A USB turntable works like most other turntables – it plugs into your existing hi-fi system and plays your vinyl records – but it has the added functionality of letting you digitize what you’re playing. You can save your recordings and save them as digital files on your computer, smartphone or hi-fi player, so that you can then listen to them whenever you want. No record player required.
You may be thinking: why? You can still stream the same songs from services like Spotify, Apple Music, or Tidal anyway. A great answer is sound. It’s a warm sound filled with wonderful imperfections (like scratches) – and it’s nostalgia for a lot of people. Additionally, vinyl records tend to get damaged easily, so it makes sense to have a digital backup.
In years gone by, USB turntables were frowned upon by vinyl enthusiasts – Steve Guttenberg wrote an article for CNET in 2014, which condemned them as “the worst audio product ever” – because they were generally cheap and had crappy built-in analog-to-digital converters. But in the last few years that has changed a lot and you can buy a relatively high quality turntable with a lot of features including built-in USB.
Of course, digitizing your vinyl records depends a lot on your turntable. The better your turntable is, the better the quality of the digital files you can record. So if you are serious about audio quality and have a huge collection of vinyl records, we recommend that you get a better USB turntable. (Or you can get a separate USB converter for your non-USB turntable.)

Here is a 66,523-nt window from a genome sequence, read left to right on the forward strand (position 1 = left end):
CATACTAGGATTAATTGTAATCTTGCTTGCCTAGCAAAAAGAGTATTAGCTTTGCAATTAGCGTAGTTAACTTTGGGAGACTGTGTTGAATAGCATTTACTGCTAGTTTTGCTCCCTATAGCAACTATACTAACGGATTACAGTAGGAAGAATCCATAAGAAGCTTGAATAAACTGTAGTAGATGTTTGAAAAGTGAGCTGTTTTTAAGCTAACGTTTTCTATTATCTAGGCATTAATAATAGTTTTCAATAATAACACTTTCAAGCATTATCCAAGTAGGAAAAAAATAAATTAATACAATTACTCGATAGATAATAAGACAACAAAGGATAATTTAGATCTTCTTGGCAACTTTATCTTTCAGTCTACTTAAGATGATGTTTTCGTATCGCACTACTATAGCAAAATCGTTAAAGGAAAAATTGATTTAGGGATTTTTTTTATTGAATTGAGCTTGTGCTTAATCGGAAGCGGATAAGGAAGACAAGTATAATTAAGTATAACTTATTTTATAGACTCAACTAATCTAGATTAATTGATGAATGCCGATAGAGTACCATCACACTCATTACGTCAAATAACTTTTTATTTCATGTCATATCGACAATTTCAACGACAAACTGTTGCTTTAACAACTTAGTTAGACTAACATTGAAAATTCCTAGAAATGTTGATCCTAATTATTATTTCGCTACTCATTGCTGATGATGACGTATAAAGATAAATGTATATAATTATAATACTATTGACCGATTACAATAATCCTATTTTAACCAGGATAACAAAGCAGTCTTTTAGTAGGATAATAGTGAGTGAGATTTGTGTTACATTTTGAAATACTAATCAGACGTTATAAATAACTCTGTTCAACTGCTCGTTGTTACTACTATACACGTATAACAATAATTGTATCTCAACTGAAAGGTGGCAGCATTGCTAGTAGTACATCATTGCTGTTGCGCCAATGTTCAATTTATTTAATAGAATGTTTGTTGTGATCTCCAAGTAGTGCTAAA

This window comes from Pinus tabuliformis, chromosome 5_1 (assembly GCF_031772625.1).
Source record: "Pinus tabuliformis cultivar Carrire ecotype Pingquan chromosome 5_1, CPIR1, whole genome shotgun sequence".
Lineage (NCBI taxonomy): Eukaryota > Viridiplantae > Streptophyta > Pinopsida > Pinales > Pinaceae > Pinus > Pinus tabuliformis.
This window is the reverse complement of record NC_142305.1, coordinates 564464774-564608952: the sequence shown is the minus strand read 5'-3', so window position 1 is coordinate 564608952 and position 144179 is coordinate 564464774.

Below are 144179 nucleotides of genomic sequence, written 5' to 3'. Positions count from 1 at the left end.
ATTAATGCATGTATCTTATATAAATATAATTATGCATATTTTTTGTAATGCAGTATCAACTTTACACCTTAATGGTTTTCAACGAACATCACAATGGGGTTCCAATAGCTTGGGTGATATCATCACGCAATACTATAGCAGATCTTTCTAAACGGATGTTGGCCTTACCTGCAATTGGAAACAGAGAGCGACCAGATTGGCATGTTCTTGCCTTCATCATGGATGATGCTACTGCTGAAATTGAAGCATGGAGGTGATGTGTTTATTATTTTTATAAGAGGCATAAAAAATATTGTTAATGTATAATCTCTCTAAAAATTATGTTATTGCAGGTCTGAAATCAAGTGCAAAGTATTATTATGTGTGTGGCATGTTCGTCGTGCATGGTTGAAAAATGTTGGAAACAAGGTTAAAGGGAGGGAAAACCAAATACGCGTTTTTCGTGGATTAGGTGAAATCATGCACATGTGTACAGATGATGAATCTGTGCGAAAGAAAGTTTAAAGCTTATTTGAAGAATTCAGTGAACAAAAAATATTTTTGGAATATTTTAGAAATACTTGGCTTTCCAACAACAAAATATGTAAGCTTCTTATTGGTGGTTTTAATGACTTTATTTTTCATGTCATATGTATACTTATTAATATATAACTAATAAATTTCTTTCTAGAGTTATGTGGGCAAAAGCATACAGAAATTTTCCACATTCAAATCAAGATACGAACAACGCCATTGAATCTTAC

How to digitize your vinyl
The good news is that if you have a USB turntable, it is quite easy to digitize your records. All you need to do is connect your turntable (via its USB output) to your computer – some USB turntables also allow you to save files directly to a USB stick – and the companion software guides you through the process, by pressing the record button, dropping the needle and choosing the type of digital file (WAV or MP3) you want to save it as. Most USB turntables come with their own companion software, but there are third-party options, like VinylStudio, if you want another solution. (Just make sure it’s compatible with your Mac or PC.)
The Audio-Technica AT-LP120XUSB is an excellent entry-level USB turntable. It has a solid body (weighing over 20 pounds), a built-in phono preamp, and comes with the company’s beloved AT-VM95E cartridge. Ultimately, you’ll get this turntable because you love the look (and it fits your budget).
Pro-Ject Debut III RecordMaster USB
Pro-Ject makes some of our favorite audiophile turntables that are still relatively affordable. Its Debut range has interesting features such as a heavier plate, better quality legs and a motor that is decoupled from the base. The Debut III RecordMaster USB has an additional A / D converter and a USB output.
The Denon DP-450USB is one of the highest quality USB turntables you can buy. It has a built-in phono preamp as well as a built-in phono equalizer, the latter allowing you to modify the highs, mids and lows of your music.
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